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Background: After acute myocardial infarction, the structural protein T is released considerably longer than cytosolic creatine kinase (CK), CK MB isoenzyme (CK-MB), or lactate dehydrogenase (LDH) and late troponin T release (> 48 hours after onset of chest pain) appears to be less affected by early coronary reperfusion.
Objective: To investigate the precision of a single measurement of circulating troponin T concentrations 72 hours after onset of chest pain compared with standard scintigraphic and enzymatic estimates of myocardial infarct size.
Methods: Quantitative single photon emission computed tomography thallium-201 scintigraphy at rest was performed in 37 patients 2–3 weeks after myocardial infarction (group 1: 14 patients without early coronary reperfusion; group 2: 23 patients with early reperfusion achieved by thrombolytic therapy, by percutaneous transluminal coronary angioplasty, or by both).
Results: In both groups, the number of myocardial segments with abnormal thallium-201 uptake indicating the individual extent of irreversible myocardial damage correlated significantly with the troponin T concentrations 72 hours after infarction as well as with peak concentrations of CK, CK-MB, and LDH.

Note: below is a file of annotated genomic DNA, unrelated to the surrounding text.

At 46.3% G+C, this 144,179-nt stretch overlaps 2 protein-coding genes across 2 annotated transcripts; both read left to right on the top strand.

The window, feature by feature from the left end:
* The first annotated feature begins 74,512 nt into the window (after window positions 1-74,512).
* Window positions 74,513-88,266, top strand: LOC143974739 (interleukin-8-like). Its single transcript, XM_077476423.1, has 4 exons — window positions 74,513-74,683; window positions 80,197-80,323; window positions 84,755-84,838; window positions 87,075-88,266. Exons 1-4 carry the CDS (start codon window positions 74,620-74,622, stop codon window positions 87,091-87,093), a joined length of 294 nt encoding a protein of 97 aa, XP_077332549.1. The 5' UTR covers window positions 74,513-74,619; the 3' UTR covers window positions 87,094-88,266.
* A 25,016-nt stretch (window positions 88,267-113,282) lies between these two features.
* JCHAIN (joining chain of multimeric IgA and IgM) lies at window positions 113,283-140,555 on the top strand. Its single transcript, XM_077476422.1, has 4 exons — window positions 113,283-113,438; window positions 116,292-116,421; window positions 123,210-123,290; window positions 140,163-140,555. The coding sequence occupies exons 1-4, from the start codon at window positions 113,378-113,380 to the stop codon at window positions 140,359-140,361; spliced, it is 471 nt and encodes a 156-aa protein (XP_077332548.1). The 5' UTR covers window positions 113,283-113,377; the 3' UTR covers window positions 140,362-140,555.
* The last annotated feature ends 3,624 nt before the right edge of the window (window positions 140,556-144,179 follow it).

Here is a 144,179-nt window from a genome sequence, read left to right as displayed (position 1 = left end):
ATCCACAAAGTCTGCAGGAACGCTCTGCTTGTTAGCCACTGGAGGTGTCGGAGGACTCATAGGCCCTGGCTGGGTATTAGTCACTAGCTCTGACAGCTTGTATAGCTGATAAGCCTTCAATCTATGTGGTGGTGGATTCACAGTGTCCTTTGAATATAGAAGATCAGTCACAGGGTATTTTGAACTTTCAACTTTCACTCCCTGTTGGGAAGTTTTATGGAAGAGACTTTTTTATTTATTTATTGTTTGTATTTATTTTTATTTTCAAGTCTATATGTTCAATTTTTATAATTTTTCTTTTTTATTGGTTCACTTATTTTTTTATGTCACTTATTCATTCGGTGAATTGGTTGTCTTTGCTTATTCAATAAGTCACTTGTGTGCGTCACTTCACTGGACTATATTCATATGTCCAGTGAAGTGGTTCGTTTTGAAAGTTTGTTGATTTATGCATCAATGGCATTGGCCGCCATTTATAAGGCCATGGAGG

Conclusion: The data show that a single measurement of circulating troponin T 72 hours after onset of chest pain—independent of reperfusion—is superior for the estimation of myocardial infarct size to measurement of peak CK, CK-MB, or LDH, which require serial determinations and depend on coronary reperfusion.
After acute myocardial infarction (AMI), a patient's prognosis is closely related to the extent of irreversibly damaged myocardium.1–3 In routine clinical practice, infarct size is estimated non-invasively by electrocardiography, imaging procedures (such as myocardial radionuclide imaging and echocardiography), and serological tests. Each of these methods, however, has its limitations.